February 1, 2018
information charging the defendant with the crime of murder,
brought to the Superior Court in the judicial district of New
Britain and tried to the jury before D'Addabbo, J.;
verdict of guilty of the lesser included offense of
manslaughter in the first degree; thereafter, the court
rendered judgment in accordance with the verdict, from which
the defendant appealed to this court. Affirmed.
N. Baldwin, for the appellant (defendant).
M. Shair, senior assistant state's attorney, with whom
were Brian Preleski, state's attorney, and, on the brief,
Brett Salafia, assistant state's attorney, for the
Lavine, Prescott and Elgo, Js.
defendant, Jeffrey W. Hall, appeals from the judgment of
conviction, rendered after a jury trial, of manslaughter in
the first degree in violation of General Statutes §
53a-55 (a) (1). On appeal, the defendant claims that the
trial court improperly declined to provide the jury with an
instruction on the duty to retreat. We affirm the judgment of
the trial court.
basis of the evidence adduced at trial, the jury reasonably
could have found the following facts. At all relevant times,
the defendant lived with Michelle Lewis and Karen Letourneau
at a residence known as 19 Lincoln Street in Bristol. In the
early hours of June 21, 2013, Letourneau, the defendant, and
other individuals were celebrating Lewis' birthday at the
residence. Among the attendees was Jerry Duncan, who had been
invited by Letourneau. The attendees enjoyed birthday cake
and then drinks together on a front porch. At some point, a
disagreement arose between the defendant and Duncan, and the
defendant indicated that he wanted Duncan to leave. In
response, Letourneau told the defendant that ‘‘I
pay rent [here] and he's my company and he's not
leaving.'' The party then continued for approximately
one hour without incident.
after 3 a.m., the Bristol Police Department received an
anonymous noise complaint regarding the party at the
residence. Officer Daniel Colavolpe was on patrol that
evening and responded to the complaint with Officer Al Myers.
When they arrived at the residence, Colavolpe saw multiple
people on the porch who were ‘‘conversing loudly,
'' at which point the officers advised them to
‘‘go inside and call it a night.'' The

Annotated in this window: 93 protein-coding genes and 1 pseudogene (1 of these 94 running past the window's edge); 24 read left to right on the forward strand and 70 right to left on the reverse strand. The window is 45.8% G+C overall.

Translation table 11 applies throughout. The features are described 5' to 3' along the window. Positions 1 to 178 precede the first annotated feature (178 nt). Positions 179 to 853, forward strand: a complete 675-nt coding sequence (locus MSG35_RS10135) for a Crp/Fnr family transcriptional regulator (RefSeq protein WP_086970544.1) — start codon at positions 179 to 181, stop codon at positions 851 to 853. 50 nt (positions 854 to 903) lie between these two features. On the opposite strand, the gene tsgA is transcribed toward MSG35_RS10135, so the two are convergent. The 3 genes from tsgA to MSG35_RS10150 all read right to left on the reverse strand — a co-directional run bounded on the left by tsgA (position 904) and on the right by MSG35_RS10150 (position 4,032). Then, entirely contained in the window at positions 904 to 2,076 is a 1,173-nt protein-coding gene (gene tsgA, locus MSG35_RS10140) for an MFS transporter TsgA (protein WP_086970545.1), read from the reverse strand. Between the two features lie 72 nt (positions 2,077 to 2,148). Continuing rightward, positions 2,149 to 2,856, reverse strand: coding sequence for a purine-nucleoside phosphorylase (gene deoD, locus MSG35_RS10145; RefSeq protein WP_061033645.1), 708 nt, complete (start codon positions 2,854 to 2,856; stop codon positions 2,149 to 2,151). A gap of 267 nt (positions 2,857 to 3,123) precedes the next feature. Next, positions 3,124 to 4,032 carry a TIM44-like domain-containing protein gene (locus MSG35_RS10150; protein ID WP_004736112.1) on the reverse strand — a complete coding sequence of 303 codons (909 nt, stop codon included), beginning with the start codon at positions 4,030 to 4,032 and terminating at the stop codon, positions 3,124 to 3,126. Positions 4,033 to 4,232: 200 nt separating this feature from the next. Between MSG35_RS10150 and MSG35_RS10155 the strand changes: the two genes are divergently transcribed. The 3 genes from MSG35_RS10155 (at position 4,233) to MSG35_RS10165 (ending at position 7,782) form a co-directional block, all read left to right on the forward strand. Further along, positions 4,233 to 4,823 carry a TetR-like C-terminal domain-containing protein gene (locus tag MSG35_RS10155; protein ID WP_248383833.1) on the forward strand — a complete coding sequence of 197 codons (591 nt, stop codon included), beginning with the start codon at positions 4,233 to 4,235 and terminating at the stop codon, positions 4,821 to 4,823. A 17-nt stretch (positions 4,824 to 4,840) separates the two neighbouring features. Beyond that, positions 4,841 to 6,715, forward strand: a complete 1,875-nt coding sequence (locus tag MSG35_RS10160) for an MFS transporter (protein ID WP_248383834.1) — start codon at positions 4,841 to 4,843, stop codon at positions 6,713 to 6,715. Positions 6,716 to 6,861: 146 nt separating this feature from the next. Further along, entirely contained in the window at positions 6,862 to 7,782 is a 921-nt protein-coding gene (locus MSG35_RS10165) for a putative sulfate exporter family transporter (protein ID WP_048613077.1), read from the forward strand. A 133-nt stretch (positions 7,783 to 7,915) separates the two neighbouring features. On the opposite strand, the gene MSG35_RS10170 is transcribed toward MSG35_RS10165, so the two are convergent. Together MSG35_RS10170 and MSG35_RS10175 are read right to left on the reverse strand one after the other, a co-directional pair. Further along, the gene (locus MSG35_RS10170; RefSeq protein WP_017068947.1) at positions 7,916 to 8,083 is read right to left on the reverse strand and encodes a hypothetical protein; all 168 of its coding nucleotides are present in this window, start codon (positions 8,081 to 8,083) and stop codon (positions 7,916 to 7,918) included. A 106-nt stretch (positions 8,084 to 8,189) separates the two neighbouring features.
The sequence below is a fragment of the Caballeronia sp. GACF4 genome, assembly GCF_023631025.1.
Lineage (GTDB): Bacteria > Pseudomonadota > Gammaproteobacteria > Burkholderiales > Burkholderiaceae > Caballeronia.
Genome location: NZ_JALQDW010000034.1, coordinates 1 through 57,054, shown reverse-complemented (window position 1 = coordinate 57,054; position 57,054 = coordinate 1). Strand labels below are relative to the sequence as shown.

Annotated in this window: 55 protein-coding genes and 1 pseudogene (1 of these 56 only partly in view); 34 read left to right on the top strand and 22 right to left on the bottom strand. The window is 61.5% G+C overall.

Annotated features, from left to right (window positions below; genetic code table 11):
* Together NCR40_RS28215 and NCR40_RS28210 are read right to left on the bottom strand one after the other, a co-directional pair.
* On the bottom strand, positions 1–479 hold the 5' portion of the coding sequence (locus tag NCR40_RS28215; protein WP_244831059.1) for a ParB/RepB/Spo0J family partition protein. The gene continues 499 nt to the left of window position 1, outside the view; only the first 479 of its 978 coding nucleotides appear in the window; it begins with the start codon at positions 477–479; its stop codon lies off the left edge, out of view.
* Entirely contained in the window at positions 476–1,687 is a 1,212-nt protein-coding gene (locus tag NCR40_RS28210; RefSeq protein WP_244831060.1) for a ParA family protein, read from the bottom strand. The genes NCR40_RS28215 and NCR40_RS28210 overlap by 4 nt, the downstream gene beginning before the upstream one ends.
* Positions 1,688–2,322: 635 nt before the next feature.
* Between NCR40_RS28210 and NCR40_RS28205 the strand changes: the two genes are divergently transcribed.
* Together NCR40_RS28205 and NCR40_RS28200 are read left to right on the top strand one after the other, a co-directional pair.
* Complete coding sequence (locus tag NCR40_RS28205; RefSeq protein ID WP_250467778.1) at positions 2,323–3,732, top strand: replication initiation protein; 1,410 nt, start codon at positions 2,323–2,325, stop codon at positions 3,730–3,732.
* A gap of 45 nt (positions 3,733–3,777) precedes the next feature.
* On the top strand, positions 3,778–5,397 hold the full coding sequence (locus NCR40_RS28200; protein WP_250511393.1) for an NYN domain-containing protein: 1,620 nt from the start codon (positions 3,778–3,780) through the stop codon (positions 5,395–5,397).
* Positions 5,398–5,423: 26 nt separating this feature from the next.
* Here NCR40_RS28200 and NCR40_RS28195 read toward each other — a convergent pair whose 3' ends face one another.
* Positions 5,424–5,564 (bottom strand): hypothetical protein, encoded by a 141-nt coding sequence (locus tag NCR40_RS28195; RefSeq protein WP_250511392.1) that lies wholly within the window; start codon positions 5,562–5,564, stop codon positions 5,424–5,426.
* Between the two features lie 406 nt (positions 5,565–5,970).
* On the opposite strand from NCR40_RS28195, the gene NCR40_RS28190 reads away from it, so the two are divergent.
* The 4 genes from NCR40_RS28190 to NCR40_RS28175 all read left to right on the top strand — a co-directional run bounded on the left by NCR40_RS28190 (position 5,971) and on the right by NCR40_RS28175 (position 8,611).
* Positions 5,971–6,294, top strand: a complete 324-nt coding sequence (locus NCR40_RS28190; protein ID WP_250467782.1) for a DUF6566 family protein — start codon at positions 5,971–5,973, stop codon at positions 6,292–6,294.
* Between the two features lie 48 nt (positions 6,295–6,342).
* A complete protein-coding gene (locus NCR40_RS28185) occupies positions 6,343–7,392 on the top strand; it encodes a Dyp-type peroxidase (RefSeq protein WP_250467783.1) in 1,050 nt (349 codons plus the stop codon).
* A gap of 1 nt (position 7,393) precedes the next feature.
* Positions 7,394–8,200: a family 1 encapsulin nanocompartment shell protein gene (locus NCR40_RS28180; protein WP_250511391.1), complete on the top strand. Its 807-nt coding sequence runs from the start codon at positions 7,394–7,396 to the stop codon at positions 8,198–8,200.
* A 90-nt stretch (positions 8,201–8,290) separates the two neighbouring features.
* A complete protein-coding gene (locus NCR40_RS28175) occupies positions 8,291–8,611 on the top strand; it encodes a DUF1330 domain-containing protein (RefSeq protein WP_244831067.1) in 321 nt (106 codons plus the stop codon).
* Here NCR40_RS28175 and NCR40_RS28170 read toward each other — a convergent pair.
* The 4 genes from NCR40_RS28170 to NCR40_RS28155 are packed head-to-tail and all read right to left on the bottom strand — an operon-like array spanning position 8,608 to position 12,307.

individuals agreed and went inside the house.
the party later resumed on the porch. When Letourneau went
inside to check on her minor son, she heard a
‘‘commotion in the front hallway.''
Letourneau opened the front door and found the defendant and
Duncan ‘‘physically attacking each
other.'' At trial, Letourneau described what happened
next: ‘‘I froze, I panicked. I came back in the
house and then about a minute later, I went back out and
that's when I saw everything covered with blood. . . .
There was blood flying everywhere.'' Letourneau
retreated inside the house and then ‘‘went back
out a third time'' and found the defendant seated on
the porch. When she peered over the railing, Letourneau saw
Duncan ‘‘laying on the bottom of the stairs face
up and his legs were going up the
those events unfolded, the police received a second noise
complaint. Colavolpe and Myers again responded to the
residence, arriving at approximately 3:45 a.m. As he stood on
the front porch, Colavolpe heard ‘‘a male voice
fairly loudly say, ‘Yeah, call 911, there's a
corpse at the bottom of the stairs, ' and then followed
up a very short time later with, ‘I don't fucking
care, tell him I stabbed him.' '' Colavolpe then
opened the door and saw Duncan lying motionless at the bottom
of the stairs with ‘‘a large amount of blood
around his head . . . .''
entered the residence with his gun drawn and ordered everyone
inside to the ground. In response, the defendant, who was
‘‘covered in blood, '' informed Colavolpe
that the other individuals ‘‘were fine''
and that ‘‘he was the one [who] stabbed [Duncan]
but [that] it was in self-defense.'' Colavolpe then
moved the defendant from the crime scene to the porch while
awaiting assistance from additional officers. At that time,
the defendant was ‘‘very calm'' and did
not appear to be injured in any way. The defendant then
stated to Colavolpe: ‘‘I just did what I was
trained to do. [Duncan] punched me and I grabbed what I could
and stabbed him. I stabbed him and broke off the knife. . . .
I hope I killed him. I really hope I did. And if he
wasn't such a dick, he wouldn't be dead.''
defendant made similar statements to Officers Tyler Meusel
and Craig Duquette in the hours that followed. When Meusel
responded to the scene, the defendant's demeanor was
‘‘[v]ery passive, almost nonchalant.'' As
he sat in a police cruiser with Meusel, the defendant stated
that he had acted in self-defense. The defendant asked if he
had killed Duncan and then stated, ‘‘I hope I
did.'' The defendant also asked Meusel what his
sentence was likely to be for this crime, inquiring whether
‘‘it would be man[slaughter] second.'' As
to how the altercation took place, the defendant informed
Meusel that ‘‘[h]e came at me so I stabbed him in
the throat.'' Duquette was involved in booking the
defendant on June 21, 2013. When Duquette asked if he was
injured, the defendant, pointing to his hand, said
‘‘maybe right here . . . from where I stuck the
knife in him'' and then laughed. The defendant stated
that Duncan ‘‘had come to fuck with ...